There are also advantages of being located in Western Australia. It’s an isolated market, so the supply and demand equation is not influenced by developments on the East Coast. There is, however, an element of international exposure with regards to LNG and the role the LNG producers could play in the local market.

Within this state, there’s a large amount of offshore gas, which is currently dominated by LNG players spearheaded by the likes of Woodside, Chevron, Shell, and Exxon. Whether there will ever be enough appeal and value for those players to shift their focus to the domestic market is questionable.

There is, however, a domestic gas reservation policy that mandates at least 15% of production to service the domestic market, which creates an interesting opportunity for us to be potentially acquired by one of these large companies to fulfill that obligation, especially for those looking at using floating LNG systems

How has the company benefited from its strategic partnership with Alcoa?

From a Transerv point of view, Alcoa is the ideal partner to have, as they’re the largest consumer of gas in Western Australia and well established in the business community. Alcoa views Western Australia as a pivotal component of the company’s global footprint, with their core bauxite and alumina excavation activities residing in this state. With upwards of 100 years of reserves remaining, the consistent and reliable supply of gas to fuel production operations remains a recurrent risk.

They’re at a crossover point where many of the long-term contracts signed with the North West Shelf associated with the building of the Dampier-Bunbury pipeline are expiring, and they’re now looking to resupply themselves with gas. That’s why Alcoa has entered into deals with us and others to add an extra layer of supply security and diversity. They’ve recognized the risk in solely depending on one gas source, prompting a more balanced portfolio through such partnerships. The Perth Basin will never be able to supply all their needs, or Western Australia’s needs, but it can act as a consistent and reliable source for part of WA’s gas supplies.

At this stage, we’re confident that our arrangement with Alcoa will allow us to effectively move forward. What is great for us, and the project, is having a participant that is also one of the major consumers of gas.

What is the development timeline looking like from this point forward?

It will depend on how definitive the well results are. Assuming they are positive, we would look to have first gas coming out of this project by late 2018 or early 2019. We expect to start with a pilot project and build from there.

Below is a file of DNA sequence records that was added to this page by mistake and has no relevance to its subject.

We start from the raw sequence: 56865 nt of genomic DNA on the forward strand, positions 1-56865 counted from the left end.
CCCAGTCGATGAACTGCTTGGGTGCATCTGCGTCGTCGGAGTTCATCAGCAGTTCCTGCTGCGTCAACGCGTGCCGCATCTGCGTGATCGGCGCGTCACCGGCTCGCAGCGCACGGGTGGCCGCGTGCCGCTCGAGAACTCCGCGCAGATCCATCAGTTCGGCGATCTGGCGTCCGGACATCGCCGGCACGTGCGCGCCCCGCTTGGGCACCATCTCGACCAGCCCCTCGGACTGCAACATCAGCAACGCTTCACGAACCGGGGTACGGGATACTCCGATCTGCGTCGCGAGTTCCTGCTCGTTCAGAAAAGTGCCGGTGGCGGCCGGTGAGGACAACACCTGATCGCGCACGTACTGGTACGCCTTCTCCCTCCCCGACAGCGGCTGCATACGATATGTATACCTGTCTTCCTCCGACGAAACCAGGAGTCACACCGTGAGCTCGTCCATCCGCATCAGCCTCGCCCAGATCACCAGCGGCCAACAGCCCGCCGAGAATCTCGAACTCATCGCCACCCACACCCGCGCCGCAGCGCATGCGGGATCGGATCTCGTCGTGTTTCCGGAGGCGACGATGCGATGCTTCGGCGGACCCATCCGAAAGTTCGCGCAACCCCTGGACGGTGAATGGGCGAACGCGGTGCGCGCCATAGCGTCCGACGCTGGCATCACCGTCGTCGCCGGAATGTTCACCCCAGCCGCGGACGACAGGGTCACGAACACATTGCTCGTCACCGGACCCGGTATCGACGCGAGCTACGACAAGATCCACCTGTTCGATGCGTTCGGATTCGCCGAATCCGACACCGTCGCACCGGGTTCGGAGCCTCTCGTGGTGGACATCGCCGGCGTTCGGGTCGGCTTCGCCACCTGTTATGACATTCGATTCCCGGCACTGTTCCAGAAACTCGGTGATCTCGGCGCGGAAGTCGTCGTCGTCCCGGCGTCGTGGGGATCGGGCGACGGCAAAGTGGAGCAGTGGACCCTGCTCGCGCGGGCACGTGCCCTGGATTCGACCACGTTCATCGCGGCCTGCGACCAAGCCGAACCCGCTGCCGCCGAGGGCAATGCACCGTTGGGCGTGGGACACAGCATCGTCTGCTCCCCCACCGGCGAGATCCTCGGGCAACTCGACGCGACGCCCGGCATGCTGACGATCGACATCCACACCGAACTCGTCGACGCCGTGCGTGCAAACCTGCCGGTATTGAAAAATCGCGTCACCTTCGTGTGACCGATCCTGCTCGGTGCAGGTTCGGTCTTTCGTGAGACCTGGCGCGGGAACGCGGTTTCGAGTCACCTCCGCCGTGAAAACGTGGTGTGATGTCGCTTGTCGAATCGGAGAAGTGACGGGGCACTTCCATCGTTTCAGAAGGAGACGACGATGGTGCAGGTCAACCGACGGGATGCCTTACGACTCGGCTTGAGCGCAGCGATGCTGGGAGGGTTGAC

Unlike an offshore project where massive capital expenditures are committed upfront, and therefore producing at maximum output from day one, onshore projects have a degree of flexibility when it comes to tailoring investments to meet corresponding market demands. Though, obviously we’ll need to have this type of discussion with Alcoa first when we reach that phase of development to optimize both parties’ investments.

From a Transerv point of view, Alcoa is the ideal partner to have, as they’re the largest consumer of gas in Western Australia and well established in the business community.

What type of challenges do you anticipate in achieving this schedule?

Aside from gas deliverability and well costs, Western Australian is quite isolated from a geographic standpoint, so we only have one rig operating onshore. One of the impediments for any onshore project is thus gaining access to a drilling rig at a competitive price level.

Additionally, the comprehensive regulatory approvals process can also lead to unexpected delays. We already have two facets of the process resolved. Our native title and pipeline license have both been granted. Having the pipeline license enables us to establish a temporary plant to start things off, while our production license application is processed.

Furthermore, in a world where oil and gas is out of favor, and fracking is often denounced, we need to continue to be particularly diligent in keeping our community informed and aligned with us.

Has the Western Australian government generally been supportive of establishing the onshore tight gas industry?